Moral sensibility lives in the “gut.” Ethical thought processes move around in the airy space of the cognitive brain. Morality comes intuitively. Ethics come from intentional learning. If you did not sit and receive the Laws of War or the Rules of Engagement, you could not guess them, though you might be able to figure some of them out just from “common sense.” However, you don’t need a PowerPoint presentation to tell you that killing an innocent person on purpose, or accidentally, is wrong and that a strategically important mission may not be worth the “collateral damage” it causes. You certainly don’t need a lecture to help you understand that any killing at all in combat can tie your guts in a knot that hurts with a dull pain that you cannot shake because killing other human beings just hurts. I’ve been to war four times, and I have NEVER seen a pre-deployment brief that covers that. These sensibilities come “built in” and require no block of instruction. And the violation of those innate sensibilities represents the core what we call Moral Injury. I have never seen an ethical argument about having “done the right thing” according to defined Laws and Rules bring comfort to someone suffering from the existential pain of having done something that his/her innate moral sensibility experiences as reprehensible, or unforgivable.

To conclude, you can throw ethics at moral sensibility all day long without altering the existential primacy of a person’s internal moral conscience. If moral consciousness registers transgression, “sin,” fault, responsibility, or violation, logical presentations of ethical definitions will sound like nothing more than a person smashing two cymbals together–it is a waste of breath and time. How to speak to the moral sensibility of person will comprise the subject matter of a future post. It will suffice to say this for now: you can’t speak to someone’s heart from your head. You can’t fix a moral quandary with ethical frameworks. It just won’t work because it’s a category error that offers the wrong medicine for the moral wound.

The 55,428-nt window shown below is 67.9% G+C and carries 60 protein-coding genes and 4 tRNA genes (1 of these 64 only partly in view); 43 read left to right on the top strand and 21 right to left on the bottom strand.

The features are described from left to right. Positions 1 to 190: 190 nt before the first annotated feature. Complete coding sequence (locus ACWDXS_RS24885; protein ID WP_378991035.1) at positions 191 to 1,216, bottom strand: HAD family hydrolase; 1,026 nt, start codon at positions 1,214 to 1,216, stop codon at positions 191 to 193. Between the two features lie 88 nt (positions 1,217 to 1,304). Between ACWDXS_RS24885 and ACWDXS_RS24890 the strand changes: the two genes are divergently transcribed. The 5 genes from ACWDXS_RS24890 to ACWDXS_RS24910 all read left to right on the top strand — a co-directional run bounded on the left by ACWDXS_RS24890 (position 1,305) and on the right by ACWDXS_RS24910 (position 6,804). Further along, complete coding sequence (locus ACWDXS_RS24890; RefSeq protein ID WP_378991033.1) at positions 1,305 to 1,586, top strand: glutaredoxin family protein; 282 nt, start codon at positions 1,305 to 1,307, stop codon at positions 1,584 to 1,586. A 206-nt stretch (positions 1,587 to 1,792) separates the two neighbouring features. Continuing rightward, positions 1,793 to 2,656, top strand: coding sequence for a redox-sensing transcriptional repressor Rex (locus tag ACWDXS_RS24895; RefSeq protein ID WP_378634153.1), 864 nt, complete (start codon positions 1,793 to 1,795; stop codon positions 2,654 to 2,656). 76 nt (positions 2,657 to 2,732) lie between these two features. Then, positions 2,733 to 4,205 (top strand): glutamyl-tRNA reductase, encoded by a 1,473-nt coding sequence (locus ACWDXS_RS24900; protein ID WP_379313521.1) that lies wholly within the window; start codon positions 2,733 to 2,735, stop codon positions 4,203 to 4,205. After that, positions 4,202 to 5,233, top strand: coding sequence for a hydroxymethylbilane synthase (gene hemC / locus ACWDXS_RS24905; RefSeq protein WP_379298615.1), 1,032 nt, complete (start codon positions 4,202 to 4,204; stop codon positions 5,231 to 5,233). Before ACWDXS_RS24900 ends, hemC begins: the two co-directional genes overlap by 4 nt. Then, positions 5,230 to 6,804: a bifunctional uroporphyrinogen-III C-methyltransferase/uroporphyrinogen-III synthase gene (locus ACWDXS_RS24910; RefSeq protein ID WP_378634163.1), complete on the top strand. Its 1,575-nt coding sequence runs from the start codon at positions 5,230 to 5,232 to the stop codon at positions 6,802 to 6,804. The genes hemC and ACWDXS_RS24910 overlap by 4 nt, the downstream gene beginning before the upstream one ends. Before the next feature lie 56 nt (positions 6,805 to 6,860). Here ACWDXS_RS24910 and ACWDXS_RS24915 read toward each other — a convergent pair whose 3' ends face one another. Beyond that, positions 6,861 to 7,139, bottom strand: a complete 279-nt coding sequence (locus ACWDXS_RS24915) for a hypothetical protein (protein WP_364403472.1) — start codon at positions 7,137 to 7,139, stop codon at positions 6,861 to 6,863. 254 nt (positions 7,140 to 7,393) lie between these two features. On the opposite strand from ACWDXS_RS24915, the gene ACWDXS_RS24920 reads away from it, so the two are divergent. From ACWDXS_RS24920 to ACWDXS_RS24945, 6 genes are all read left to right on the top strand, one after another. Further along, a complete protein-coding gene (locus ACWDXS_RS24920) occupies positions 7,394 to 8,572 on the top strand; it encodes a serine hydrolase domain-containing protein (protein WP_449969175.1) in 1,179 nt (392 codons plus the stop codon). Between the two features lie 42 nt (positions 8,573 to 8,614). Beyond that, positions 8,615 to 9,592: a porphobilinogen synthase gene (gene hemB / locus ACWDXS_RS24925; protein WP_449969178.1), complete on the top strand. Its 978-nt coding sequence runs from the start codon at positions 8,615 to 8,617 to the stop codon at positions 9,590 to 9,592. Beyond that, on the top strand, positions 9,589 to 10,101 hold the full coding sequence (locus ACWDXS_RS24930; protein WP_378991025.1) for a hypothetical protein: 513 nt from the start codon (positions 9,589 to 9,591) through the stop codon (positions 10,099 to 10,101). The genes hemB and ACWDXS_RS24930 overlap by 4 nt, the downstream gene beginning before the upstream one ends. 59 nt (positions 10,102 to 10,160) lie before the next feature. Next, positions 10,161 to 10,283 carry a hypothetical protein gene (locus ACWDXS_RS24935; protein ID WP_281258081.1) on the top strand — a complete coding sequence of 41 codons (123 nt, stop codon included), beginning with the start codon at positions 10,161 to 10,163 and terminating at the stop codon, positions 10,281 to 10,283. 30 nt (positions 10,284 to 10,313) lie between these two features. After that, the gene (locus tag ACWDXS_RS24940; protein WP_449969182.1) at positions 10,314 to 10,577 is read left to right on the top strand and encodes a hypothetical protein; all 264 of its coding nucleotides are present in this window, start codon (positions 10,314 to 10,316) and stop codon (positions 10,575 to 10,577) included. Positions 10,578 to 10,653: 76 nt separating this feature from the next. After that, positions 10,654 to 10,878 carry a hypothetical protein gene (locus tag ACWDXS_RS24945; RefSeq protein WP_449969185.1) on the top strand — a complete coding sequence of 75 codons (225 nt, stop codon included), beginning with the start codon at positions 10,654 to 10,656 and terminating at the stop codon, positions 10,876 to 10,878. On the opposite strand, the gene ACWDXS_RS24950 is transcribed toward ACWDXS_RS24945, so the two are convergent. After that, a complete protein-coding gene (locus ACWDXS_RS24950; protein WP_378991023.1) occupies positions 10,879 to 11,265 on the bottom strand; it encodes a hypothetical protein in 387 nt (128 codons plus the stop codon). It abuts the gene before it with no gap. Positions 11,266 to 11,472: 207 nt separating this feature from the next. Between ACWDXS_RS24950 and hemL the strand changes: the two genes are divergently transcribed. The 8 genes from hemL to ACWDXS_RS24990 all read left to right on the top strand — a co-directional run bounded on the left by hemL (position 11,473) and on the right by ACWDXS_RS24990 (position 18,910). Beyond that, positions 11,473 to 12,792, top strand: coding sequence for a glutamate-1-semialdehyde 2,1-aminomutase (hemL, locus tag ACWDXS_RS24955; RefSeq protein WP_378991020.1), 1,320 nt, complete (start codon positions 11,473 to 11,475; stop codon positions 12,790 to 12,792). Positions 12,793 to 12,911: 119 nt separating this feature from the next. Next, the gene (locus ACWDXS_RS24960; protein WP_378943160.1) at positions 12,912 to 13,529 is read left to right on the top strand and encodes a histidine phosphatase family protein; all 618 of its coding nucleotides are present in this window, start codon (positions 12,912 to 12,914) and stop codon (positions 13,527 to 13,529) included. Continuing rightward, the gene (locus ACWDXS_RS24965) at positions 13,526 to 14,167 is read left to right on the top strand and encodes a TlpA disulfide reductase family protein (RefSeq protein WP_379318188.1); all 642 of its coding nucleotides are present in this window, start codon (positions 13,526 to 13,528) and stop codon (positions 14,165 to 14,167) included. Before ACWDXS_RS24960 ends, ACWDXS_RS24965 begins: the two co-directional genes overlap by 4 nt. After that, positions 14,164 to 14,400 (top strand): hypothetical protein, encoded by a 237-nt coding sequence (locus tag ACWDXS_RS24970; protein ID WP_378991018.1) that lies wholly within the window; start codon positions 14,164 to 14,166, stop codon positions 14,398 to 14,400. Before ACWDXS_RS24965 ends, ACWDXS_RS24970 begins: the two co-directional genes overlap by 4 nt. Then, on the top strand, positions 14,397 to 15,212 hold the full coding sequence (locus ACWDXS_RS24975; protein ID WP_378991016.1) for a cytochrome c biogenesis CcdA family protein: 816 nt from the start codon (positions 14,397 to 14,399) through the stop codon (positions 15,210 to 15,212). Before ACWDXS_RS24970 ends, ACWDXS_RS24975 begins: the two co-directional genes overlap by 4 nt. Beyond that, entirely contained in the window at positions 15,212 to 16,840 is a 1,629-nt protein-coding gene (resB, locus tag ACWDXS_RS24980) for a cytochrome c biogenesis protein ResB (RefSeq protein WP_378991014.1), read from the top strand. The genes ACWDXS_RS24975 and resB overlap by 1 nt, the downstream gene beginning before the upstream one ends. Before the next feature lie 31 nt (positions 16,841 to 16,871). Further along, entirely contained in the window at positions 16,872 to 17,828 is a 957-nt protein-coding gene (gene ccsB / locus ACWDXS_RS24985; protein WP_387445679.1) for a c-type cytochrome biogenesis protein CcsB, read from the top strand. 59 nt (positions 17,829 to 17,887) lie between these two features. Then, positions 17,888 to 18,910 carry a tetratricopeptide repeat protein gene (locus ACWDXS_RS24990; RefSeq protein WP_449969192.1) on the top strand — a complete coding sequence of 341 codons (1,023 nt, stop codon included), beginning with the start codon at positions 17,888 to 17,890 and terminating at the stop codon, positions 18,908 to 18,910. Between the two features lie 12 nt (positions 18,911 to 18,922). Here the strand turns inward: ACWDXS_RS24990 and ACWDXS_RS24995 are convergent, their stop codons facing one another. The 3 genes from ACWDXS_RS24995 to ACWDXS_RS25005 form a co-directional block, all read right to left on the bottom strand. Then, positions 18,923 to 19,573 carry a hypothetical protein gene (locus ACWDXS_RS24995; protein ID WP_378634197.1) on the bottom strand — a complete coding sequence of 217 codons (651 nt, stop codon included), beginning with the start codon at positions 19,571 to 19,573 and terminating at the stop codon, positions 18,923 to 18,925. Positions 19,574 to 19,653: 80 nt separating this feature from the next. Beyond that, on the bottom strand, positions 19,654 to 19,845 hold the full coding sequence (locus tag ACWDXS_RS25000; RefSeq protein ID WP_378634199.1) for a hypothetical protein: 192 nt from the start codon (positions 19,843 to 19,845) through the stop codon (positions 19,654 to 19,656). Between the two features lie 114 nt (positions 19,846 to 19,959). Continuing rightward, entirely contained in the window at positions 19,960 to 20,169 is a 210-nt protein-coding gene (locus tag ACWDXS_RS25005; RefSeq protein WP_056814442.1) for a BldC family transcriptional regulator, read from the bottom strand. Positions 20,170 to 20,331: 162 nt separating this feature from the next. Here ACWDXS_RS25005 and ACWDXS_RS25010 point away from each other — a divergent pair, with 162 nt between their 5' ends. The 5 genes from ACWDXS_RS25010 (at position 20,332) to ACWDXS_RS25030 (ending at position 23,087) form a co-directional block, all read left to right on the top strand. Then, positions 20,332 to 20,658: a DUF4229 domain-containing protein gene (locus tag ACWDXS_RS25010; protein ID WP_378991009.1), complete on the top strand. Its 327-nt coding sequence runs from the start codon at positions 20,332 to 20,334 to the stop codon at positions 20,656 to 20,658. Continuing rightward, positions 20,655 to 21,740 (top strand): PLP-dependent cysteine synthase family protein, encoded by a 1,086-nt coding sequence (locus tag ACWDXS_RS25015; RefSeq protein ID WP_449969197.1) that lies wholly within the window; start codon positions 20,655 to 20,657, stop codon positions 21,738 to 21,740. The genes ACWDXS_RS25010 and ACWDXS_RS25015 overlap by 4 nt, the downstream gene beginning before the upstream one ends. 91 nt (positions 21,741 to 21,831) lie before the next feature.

Alex Betke is an attorney and registered lobbyist focusing his practice on Government Relations and Municipal Law, a unique combination of legal concentrations allowing him to meet clients’ needs at all levels of government and to provide innovative resolutions to a variety of legal challenges.

Alex enjoys considerable experience working with the Governor’s Office, the Legislature, state agencies, the Attorney General and the State Comptroller, along with New York’s federal government representatives. His clients range from major industry associations and fortune 500 companies to small businesses and not-for-profit organizations, with work encompassing all aspects of government relations, including legislation, procurement, appropriations and regulatory matters.

Previously, Alex was elected for eight years as the Town Supervisor of the Town of Coxsackie and served several terms as a councilman before holding that post. Based on his experience and exposure to the workings of local government, he established and grew a municipal practice, and continues to serve as general and special counsel to various municipalities.

Alex has been involved in New York State politics throughout his career, serving as an elected state committeeman for the New York State Democratic Party and working on several statewide campaigns. This experience, in addition to his professional work, contributes to and informs his approach to legal matters and increases his effectiveness in advancing client objectives.